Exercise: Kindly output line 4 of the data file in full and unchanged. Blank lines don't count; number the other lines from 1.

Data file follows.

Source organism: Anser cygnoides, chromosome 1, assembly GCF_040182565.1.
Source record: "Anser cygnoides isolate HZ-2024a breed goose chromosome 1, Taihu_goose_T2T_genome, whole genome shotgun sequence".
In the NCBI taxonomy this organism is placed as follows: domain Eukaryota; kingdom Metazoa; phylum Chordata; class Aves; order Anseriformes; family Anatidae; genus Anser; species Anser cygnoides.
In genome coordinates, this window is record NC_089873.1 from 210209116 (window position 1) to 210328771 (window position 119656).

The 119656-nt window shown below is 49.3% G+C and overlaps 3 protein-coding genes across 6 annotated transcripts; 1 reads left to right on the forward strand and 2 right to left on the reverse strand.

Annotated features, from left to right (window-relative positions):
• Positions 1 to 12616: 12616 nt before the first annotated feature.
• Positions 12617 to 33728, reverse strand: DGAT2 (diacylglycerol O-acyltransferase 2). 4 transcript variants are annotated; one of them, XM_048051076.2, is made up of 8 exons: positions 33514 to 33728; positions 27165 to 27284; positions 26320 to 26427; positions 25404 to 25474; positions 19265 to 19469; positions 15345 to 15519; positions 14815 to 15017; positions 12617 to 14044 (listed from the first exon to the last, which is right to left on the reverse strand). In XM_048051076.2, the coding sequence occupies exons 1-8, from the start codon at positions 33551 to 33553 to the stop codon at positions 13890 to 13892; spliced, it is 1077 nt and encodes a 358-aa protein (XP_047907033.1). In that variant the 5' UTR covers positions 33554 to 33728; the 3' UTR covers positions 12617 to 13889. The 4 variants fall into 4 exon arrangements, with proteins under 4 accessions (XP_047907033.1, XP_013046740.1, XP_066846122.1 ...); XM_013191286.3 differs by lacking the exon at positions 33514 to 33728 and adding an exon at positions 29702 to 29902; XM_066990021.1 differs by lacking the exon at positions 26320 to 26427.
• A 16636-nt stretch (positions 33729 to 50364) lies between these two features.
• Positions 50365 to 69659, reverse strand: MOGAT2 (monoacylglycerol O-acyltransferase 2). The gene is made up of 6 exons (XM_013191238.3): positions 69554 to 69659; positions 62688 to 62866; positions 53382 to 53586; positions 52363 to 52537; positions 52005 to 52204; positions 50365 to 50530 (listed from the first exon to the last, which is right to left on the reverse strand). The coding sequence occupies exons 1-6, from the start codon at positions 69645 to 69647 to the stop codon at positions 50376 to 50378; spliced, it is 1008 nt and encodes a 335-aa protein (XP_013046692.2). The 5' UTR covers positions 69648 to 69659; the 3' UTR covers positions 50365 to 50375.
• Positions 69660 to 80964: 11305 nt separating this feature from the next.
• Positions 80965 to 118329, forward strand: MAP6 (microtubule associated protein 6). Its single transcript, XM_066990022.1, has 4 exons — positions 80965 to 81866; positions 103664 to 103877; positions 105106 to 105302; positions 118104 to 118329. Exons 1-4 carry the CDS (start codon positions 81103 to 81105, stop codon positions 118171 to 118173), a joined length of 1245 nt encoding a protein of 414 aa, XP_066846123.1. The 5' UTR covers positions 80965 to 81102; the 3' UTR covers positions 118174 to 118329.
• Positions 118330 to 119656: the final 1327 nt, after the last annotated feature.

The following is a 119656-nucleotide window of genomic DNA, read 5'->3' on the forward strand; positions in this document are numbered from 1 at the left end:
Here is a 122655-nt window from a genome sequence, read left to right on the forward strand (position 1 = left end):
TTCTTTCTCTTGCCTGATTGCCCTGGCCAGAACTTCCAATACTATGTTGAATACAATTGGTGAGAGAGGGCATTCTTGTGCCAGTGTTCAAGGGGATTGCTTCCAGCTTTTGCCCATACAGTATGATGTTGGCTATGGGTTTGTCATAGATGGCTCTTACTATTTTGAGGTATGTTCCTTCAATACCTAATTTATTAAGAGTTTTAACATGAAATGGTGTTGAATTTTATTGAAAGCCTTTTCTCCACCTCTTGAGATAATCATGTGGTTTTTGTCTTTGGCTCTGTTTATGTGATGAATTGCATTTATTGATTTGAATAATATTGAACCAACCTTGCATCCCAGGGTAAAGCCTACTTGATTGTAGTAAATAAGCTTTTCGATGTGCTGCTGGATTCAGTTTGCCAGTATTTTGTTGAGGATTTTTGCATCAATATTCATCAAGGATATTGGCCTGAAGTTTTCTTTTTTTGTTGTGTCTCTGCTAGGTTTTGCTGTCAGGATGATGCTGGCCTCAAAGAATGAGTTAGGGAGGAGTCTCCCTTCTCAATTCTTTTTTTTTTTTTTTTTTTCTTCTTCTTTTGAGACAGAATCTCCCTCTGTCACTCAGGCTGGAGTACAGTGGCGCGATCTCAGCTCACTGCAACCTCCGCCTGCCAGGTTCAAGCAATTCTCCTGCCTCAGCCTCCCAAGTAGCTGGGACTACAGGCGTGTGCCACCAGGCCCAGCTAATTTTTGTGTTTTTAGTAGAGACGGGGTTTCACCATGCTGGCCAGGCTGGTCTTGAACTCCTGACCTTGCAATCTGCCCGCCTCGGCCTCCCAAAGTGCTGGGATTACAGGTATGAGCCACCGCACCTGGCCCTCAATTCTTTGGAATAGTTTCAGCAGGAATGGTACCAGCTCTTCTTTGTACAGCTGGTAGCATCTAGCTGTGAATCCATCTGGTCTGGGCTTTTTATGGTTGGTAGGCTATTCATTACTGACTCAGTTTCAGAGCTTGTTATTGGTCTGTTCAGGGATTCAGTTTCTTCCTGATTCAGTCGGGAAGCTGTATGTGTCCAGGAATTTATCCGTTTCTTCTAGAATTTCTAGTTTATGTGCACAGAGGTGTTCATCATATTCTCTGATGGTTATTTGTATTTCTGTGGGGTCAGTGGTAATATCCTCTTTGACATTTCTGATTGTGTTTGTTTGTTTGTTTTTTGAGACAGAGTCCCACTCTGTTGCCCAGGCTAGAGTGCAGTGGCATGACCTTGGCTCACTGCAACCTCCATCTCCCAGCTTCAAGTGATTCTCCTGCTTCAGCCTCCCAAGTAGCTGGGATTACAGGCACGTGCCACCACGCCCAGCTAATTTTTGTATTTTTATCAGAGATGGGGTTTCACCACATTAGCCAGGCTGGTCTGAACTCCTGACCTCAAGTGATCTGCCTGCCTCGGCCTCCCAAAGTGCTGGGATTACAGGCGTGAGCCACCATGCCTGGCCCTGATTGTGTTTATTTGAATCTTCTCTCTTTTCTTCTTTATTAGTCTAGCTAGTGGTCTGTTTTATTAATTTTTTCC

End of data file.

In genome coordinates, this window is record NC_089873.1 from 210209116 (window position 1) to 210328771 (window position 119656).